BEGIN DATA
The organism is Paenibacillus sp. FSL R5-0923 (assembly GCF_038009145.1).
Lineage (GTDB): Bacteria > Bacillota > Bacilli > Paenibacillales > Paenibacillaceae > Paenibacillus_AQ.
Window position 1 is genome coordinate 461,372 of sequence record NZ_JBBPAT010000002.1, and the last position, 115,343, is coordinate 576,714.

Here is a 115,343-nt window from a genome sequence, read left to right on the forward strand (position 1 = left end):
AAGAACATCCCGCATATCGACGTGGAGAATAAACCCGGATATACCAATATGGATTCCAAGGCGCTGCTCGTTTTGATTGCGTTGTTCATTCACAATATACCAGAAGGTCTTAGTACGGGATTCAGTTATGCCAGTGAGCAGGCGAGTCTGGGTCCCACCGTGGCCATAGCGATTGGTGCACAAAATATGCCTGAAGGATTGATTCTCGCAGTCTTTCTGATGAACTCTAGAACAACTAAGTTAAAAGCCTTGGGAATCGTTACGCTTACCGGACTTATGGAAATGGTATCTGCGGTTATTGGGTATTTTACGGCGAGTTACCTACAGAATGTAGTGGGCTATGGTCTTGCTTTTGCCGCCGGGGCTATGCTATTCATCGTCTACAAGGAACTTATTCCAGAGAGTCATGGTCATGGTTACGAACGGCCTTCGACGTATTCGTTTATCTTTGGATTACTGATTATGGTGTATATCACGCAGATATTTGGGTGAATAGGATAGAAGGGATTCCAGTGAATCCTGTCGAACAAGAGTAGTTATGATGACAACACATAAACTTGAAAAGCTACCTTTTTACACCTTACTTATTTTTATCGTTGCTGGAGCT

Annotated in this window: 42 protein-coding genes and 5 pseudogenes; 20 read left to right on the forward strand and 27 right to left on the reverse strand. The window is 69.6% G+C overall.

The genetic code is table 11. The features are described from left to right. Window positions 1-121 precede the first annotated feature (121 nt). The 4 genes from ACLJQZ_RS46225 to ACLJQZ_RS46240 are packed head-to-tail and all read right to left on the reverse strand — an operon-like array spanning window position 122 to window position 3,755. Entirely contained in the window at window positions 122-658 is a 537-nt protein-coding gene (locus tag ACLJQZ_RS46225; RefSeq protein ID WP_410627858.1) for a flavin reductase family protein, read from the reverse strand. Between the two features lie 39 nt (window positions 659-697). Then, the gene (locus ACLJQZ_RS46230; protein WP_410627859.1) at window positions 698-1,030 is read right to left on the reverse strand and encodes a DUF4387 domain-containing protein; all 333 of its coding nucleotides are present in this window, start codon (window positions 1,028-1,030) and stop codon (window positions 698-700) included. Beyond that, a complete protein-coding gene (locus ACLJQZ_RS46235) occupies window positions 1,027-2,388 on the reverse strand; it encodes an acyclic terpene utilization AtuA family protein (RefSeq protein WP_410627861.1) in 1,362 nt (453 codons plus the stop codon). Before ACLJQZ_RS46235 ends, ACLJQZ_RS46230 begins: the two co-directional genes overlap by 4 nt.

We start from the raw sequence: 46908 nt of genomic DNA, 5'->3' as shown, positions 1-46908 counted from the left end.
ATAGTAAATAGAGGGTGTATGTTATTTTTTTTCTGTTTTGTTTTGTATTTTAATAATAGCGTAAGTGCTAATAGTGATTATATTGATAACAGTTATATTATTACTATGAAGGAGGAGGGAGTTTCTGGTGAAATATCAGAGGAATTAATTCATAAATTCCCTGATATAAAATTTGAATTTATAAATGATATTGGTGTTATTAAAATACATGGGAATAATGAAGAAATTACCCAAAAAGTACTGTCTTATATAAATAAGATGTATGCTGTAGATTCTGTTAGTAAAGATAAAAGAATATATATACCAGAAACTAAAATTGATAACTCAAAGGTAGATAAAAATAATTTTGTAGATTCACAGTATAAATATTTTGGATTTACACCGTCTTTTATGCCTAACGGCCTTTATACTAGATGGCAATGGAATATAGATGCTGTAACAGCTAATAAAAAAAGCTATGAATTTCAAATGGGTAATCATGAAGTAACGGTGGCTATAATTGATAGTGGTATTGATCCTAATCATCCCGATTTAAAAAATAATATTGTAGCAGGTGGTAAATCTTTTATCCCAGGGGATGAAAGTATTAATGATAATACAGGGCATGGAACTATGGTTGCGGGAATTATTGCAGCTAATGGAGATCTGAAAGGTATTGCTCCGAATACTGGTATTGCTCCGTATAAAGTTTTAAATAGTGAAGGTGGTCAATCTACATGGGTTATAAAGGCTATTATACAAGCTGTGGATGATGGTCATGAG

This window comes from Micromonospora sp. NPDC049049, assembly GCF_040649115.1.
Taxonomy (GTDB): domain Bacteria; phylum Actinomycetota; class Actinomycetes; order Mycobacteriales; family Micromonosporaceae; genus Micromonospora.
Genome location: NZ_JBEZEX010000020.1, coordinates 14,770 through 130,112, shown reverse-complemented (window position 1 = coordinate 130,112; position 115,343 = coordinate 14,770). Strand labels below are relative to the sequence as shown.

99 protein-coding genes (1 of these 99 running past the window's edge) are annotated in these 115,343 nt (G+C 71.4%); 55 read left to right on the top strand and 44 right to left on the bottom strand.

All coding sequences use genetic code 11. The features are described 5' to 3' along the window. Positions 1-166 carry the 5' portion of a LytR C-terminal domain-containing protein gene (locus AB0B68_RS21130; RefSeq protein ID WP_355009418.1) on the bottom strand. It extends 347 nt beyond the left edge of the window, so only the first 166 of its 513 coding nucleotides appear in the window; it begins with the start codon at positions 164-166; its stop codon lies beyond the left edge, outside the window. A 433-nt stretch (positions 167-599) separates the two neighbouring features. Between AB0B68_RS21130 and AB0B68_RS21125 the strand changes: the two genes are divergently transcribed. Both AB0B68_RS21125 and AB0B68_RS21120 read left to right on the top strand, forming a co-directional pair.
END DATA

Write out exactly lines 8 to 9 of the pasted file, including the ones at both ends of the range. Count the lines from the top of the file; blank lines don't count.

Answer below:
We start from the raw sequence: 46908 nt of genomic DNA, 5'->3' as shown, positions 1-46908 counted from the left end.
ATAGTAAATAGAGGGTGTATGTTATTTTTTTTCTGTTTTGTTTTGTATTTTAATAATAGCGTAAGTGCTAATAGTGATTATATTGATAACAGTTATATTATTACTATGAAGGAGGAGGGAGTTTCTGGTGAAATATCAGAGGAATTAATTCATAAATTCCCTGATATAAAATTTGAATTTATAAATGATATTGGTGTTATTAAAATACATGGGAATAATGAAGAAATTACCCAAAAAGTACTGTCTTATATAAATAAGATGTATGCTGTAGATTCTGTTAGTAAAGATAAAAGAATATATATACCAGAAACTAAAATTGATAACTCAAAGGTAGATAAAAATAATTTTGTAGATTCACAGTATAAATATTTTGGATTTACACCGTCTTTTATGCCTAACGGCCTTTATACTAGATGGCAATGGAATATAGATGCTGTAACAGCTAATAAAAAAAGCTATGAATTTCAAATGGGTAATCATGAAGTAACGGTGGCTATAATTGATAGTGGTATTGATCCTAATCATCCCGATTTAAAAAATAATATTGTAGCAGGTGGTAAATCTTTTATCCCAGGGGATGAAAGTATTAATGATAATACAGGGCATGGAACTATGGTTGCGGGAATTATTGCAGCTAATGGAGATCTGAAAGGTATTGCTCCGAATACTGGTATTGCTCCGTATAAAGTTTTAAATAGTGAAGGTGGTCAATCTACATGGGTTATAAAGGCTATTATACAAGCTGTGGATGATGGTCATGAG